• that may be employed in a particular service sector.
  • Measures which restrict or require specific types of legal entity or joint venture through which a service supplier may supply a service.
  • Limitations on the participation of foreign capital in terms of maximum percentage limit on foreign
  • shareholding.



Modes of Supply: 1) Cross-border Supply 2) Consumption Abroad 3) Commercial Presence 4) Presence of Natural Persons

what is higher education
  • GATS defines higher education as any
  • education offered after secondary. It incorporates
  • two distinct groups:
  • the teaching of practical skills in post-secondary, sub-degree technical and vocational education institutions and;
  • theoretical educational services provided by universities, colleges and specialized professional schools.
public education
  • Partially or wholly funded by Government
  • Regulated by Government
  • Provided in the interest of the “common good”
  • - Socialization
  • - Cultural transmission
  • - Personal, Cognitive and Social Development
  • - Preparation for participation in national development
  • Public benefit is necessary for the fulfillment of individual
  • aspirations and public education is the site where these
  • aspirations are formed as well as realized.
will gats apply to all public education systems
Will GATS apply to all Public Education Systems?
  • Is government the sole provider of higher education in your country?
  • If yes, the education sector is exempt from GATS
  • If no, all the general principles of GATS apply and all sections indicated in the schedule of specific commitments.
Will GATS apply to all Public Education Systems? Cont’d
  • Is government the sole provider of
  • education but charge fees in an effort to raise revenue for other sectors?
  • If yes, GATS apply
  • If no, the education sector is exempt from GATS
challenges for higher education
Challenges for Higher Education
  • Most countries have a mixed public/private higher education system.
  • Most have a significant amount of funding coming from the private sector e.g. private source of funding account for less than 3% in Italy, Sweden and the Netherlands, 18% in Germany and Australia and 45% in Chile.
  • Public institutions offer private programmes at full economic cost.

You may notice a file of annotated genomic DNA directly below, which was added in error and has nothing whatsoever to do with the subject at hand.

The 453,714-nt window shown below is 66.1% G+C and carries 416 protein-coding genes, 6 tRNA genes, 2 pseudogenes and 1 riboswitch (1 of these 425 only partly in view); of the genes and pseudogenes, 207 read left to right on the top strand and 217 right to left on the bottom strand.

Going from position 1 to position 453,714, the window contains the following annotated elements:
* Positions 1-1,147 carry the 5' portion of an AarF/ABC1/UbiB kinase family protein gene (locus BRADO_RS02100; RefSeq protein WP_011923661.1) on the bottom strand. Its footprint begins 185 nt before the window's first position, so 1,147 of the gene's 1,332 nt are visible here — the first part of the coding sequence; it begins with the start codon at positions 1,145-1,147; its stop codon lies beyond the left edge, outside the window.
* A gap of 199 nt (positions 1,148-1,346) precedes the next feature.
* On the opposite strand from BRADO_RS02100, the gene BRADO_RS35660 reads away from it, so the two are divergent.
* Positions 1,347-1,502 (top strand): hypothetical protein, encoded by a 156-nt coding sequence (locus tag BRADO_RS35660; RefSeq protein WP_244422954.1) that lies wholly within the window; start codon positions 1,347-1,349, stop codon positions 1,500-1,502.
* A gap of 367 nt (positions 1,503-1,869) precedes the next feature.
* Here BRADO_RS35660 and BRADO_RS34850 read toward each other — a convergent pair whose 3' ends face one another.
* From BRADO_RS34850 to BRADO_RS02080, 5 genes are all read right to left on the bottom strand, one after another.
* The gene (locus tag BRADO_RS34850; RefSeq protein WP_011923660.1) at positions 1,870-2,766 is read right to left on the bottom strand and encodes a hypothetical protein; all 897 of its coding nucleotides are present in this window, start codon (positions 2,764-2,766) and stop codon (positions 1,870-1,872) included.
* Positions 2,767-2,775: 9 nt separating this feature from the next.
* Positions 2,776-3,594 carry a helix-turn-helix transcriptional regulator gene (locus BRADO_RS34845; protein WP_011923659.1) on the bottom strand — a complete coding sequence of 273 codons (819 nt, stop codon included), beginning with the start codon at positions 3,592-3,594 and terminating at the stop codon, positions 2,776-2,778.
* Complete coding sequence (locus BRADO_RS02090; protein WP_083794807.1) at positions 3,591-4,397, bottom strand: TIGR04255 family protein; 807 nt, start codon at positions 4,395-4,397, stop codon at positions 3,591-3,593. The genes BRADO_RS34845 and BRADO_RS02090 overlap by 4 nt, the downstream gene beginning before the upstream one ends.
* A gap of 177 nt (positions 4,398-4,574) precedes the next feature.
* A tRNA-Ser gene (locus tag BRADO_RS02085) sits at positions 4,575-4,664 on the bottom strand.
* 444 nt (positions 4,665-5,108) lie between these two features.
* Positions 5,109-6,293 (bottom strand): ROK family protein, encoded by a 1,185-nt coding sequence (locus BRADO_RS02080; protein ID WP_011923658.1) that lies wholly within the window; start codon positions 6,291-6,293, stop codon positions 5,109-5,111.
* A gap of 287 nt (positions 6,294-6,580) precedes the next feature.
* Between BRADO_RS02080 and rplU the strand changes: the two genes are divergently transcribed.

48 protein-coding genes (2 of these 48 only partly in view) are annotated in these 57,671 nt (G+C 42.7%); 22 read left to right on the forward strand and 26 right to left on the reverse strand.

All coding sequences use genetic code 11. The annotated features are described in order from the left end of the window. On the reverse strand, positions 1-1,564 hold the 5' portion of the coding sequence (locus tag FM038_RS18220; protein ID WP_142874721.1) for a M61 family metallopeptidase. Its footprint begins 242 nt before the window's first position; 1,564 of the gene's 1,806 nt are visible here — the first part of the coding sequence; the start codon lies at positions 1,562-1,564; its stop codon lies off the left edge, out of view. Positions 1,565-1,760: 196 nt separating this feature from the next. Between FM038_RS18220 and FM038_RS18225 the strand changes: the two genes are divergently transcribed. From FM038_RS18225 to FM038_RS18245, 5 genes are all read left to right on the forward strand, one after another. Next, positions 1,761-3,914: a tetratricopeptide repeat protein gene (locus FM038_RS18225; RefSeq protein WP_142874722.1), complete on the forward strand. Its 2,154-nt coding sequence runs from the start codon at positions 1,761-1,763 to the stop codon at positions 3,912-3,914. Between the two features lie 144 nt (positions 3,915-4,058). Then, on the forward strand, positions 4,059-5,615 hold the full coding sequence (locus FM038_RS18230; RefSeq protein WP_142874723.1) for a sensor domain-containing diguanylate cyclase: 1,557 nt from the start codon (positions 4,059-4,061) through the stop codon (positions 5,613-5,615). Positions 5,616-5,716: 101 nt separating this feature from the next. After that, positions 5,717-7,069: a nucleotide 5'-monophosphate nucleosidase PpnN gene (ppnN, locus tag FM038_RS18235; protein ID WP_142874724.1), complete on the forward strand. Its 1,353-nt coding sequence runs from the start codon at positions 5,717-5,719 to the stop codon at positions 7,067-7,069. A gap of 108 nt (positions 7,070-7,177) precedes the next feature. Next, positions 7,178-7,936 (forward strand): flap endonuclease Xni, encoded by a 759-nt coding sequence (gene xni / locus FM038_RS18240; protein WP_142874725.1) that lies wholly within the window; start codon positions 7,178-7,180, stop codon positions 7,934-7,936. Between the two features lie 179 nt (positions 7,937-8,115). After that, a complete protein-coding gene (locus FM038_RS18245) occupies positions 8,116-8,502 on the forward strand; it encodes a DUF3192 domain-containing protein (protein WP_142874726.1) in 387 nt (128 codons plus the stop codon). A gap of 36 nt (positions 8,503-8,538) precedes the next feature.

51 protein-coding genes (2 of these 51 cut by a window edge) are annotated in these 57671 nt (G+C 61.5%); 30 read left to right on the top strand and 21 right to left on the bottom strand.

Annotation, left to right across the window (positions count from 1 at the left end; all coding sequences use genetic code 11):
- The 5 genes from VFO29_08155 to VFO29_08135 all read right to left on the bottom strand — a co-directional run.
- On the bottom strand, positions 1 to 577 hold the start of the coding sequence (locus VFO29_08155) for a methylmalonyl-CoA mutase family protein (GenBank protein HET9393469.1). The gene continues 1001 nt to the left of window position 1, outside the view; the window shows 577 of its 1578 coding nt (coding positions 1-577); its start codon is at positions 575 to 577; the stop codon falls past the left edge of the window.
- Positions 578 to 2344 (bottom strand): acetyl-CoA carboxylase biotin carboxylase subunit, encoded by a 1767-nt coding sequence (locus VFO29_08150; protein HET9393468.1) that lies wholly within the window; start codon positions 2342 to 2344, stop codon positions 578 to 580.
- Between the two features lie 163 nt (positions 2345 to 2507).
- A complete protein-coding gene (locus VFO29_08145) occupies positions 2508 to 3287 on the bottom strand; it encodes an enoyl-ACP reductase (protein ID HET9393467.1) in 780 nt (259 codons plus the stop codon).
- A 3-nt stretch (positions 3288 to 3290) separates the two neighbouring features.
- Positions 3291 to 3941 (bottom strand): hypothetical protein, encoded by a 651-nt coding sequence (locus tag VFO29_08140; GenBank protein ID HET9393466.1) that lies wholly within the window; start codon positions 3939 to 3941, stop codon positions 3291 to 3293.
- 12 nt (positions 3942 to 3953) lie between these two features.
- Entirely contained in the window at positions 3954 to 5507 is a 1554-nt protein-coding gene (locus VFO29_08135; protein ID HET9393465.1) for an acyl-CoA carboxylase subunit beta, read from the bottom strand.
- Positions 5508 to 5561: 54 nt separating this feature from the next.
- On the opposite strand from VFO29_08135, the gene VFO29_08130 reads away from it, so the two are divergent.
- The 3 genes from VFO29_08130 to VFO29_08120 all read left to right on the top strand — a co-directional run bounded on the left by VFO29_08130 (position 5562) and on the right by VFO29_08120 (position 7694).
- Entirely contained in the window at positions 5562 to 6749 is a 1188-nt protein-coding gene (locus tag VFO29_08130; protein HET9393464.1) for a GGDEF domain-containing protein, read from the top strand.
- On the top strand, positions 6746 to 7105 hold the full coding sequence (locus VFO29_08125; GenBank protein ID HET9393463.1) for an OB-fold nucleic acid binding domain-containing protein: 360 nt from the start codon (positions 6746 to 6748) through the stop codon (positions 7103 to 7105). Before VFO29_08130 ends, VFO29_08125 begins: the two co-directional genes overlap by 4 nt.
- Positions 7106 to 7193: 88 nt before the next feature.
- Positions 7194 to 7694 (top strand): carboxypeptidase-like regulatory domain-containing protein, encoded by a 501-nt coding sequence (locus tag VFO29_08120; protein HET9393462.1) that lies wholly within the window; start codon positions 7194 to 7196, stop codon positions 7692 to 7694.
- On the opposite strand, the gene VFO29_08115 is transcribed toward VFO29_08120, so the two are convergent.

• Students share in the economic cost of their education. In Jamaica students pay 20%.
  • The prevailing context indicate that globalization is
  • as inevitable as it is immediate.
  • GATS will drastically limit government regulation in
  • the education sector, preventing the implementation
  • of education policies designed in the public’s
  • interest.
As a consequence:
  • Education will become less available: Under public control, governments can distribute educational resources to communities and jurisdictions that would otherwise not warrant investment by private providers. In private systems, programs would not be available in sufficient quantity to all citizens.
Education will become less accessible: universal, non-discriminatory and affordable education is antithetical to private providers who must profit from the services they deliver. The most vulnerable groups and poorest members will be less able or unable to afford private education or education of equal quality.
Education will become less acceptable: Private providers working throughout the hemisphere operating on large economies of scale will not be able to provide students with culturally appropriate curricula and teaching methods in the many varied jurisdictions and communities that they service.
Education will become less adaptable to social needs: The profit motive will lead private education providers to cater to areas with quick return to financial investment, making education less adaptable for the long-term public interest, and “the full development of the human personality.”